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The Honolulu Advertiser
Posted on: Saturday, February 9, 2002

U.S. casinos break monopoly in Macau

By Elaine Kurtenbach
Associated Press

HONG KONG — Hoping to lure millions of dollars in investment from Las Vegas casinos, the gambling enclave of Macau awarded two gaming licenses to two U.S.-based companies yesterday, ending a 40-year monopoly held by local tycoon Stanley Ho.

Macau tycoon Stanley Ho, 80, says he welcomes the "newcomers" from Las Vegas. His casinos account for more than half the business activity in Macau.

Associated Press

Las Vegas casino giant Wynn Resorts and Galaxy Casino Co. Ltd., a venture controlled by Venetian, which is owned by Las Vegas Sands Inc., won two of three licenses awarded by the former Portuguese territory on China's coast.

The third went to Macau Gambling Co. Ltd., a subsidiary of Ho's Macau Tourism and Amusement Co., which now operates 11 casinos in the city of 440,000 people.

Francis Tam Pak-yuen, Macau's secretary for economy and finance, said Ho's company was awarded a license for the sake of the "stability of the gambling industry."

Ho's Macau Gambling Co. offered its congratulations to "the newcomers" and welcomed the decision as evidence of the government's "recognition" of the pivotal role of his gambling empire, which accounts for more than half the city's economic activity.

"We'll employ more people and create more job opportunities so fewer people will be unemployed," said Ho, 80, who spends most of his time in Hong Kong, 40 miles east of Macau.

Twenty-one companies, including Las Vegas gambling empire MGM Mirage and Britain's Aspinall's Club Ltd., had bid for the chance to compete with Ho's gambling empire, which owns most of Macau's hotels and shuttles most visitors on high-speed ferries from Hong Kong and other Chinese cities.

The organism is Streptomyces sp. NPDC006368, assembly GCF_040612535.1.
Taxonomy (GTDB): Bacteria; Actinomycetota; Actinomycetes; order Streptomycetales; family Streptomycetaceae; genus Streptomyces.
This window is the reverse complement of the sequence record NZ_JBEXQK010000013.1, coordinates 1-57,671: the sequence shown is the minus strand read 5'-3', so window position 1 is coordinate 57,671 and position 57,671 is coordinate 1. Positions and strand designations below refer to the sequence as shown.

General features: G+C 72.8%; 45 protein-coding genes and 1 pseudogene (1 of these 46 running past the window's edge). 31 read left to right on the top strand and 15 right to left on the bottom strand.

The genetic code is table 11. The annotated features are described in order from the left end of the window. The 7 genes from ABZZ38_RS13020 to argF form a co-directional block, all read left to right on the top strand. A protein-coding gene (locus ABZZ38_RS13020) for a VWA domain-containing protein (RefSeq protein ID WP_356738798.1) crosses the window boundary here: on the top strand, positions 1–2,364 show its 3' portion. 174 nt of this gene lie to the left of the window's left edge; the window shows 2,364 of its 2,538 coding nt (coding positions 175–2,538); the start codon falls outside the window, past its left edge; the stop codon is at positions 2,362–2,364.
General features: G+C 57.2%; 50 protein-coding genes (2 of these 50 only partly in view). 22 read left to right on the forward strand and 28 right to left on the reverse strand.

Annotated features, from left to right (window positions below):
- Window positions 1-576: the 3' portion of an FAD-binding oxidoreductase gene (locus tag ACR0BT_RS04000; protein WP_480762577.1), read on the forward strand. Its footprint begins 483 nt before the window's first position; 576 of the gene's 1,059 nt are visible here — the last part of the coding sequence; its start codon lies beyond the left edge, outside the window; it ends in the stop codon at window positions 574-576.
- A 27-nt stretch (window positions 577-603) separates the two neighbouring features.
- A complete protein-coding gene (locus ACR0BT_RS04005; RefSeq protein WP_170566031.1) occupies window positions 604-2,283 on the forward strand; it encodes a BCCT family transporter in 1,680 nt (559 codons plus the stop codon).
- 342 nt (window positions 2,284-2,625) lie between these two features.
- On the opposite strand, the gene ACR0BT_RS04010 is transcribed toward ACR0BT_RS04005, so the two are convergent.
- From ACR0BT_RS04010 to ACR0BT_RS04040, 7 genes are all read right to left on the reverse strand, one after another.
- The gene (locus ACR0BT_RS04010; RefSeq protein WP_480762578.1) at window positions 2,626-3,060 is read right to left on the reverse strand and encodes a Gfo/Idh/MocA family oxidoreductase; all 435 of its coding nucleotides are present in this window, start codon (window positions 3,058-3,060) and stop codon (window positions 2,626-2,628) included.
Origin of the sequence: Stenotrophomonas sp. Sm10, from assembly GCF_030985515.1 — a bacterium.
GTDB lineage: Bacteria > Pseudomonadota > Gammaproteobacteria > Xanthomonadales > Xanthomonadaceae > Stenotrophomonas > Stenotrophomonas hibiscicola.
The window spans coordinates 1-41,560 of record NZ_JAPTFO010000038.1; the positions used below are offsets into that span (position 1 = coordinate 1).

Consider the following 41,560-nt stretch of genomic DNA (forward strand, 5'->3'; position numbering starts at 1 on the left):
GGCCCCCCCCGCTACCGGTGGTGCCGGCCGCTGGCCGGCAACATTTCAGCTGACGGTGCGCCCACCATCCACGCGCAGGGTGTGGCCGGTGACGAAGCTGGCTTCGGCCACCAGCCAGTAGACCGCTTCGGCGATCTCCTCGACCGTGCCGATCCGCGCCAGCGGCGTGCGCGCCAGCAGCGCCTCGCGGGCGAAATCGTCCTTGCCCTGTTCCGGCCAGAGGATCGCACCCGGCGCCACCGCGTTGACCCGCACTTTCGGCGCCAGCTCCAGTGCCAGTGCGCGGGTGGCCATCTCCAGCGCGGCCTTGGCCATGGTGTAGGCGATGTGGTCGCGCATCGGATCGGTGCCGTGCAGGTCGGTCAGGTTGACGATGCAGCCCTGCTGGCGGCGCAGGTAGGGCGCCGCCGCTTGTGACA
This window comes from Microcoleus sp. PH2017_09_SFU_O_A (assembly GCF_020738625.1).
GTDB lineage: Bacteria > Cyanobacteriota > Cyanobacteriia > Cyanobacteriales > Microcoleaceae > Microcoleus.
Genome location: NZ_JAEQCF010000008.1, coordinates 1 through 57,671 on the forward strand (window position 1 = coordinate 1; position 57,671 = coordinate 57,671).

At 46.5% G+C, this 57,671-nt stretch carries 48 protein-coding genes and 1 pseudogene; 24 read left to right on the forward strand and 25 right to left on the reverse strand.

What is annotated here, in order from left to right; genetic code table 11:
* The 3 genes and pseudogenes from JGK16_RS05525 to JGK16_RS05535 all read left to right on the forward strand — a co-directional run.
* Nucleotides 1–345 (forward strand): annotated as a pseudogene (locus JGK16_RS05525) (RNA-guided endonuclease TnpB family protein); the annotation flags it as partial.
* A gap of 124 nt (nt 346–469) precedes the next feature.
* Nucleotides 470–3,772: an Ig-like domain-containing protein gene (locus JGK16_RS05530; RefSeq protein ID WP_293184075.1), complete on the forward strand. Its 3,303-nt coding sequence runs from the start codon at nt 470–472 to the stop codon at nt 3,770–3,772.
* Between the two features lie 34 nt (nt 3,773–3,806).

Las Vegas casinos say they expect a lucrative gaming market among the increasingly affluent 1.3 billion mainland Chinese.

Macau expects the Las Vegas casinos to polish its gaming industry with their flashier style and resort-like atmosphere, helping the sleepy port achieve its goal of becoming a regional center for tourism, entertainment and conferences.

Gambling is banned in Hong Kong and in mainland China, which took over Macau in 1999 after more than four centuries of Portuguese rule but allows a high degree of autonomy.

Macau's economy has been in decline since the late 1990s. Though Ho's casinos exude opulence, with marble floors and sparkling chandeliers, the patrons crowd around tables in crowded, run-down rooms. Prostitutes openly prowl the halls.

Ho's casinos and related businesses employ 15,000 people who make up about one-fifth of the city's work force.

Ho, with assets estimated at $1.8 billion by Forbes magazine, has been diversifying with investments in Portugal, Australia, Vietnam and North Korea as well as a cyber-gaming venture.

"We are not worried. We are the biggest company in Macau and the richest company," Ho said in an interview with The Associated Press last year.

Competition won't come right away. Macau officials said the newcomers would be allowed to set up "temporary" casinos within six to nine months, pending completion of permanent facilities.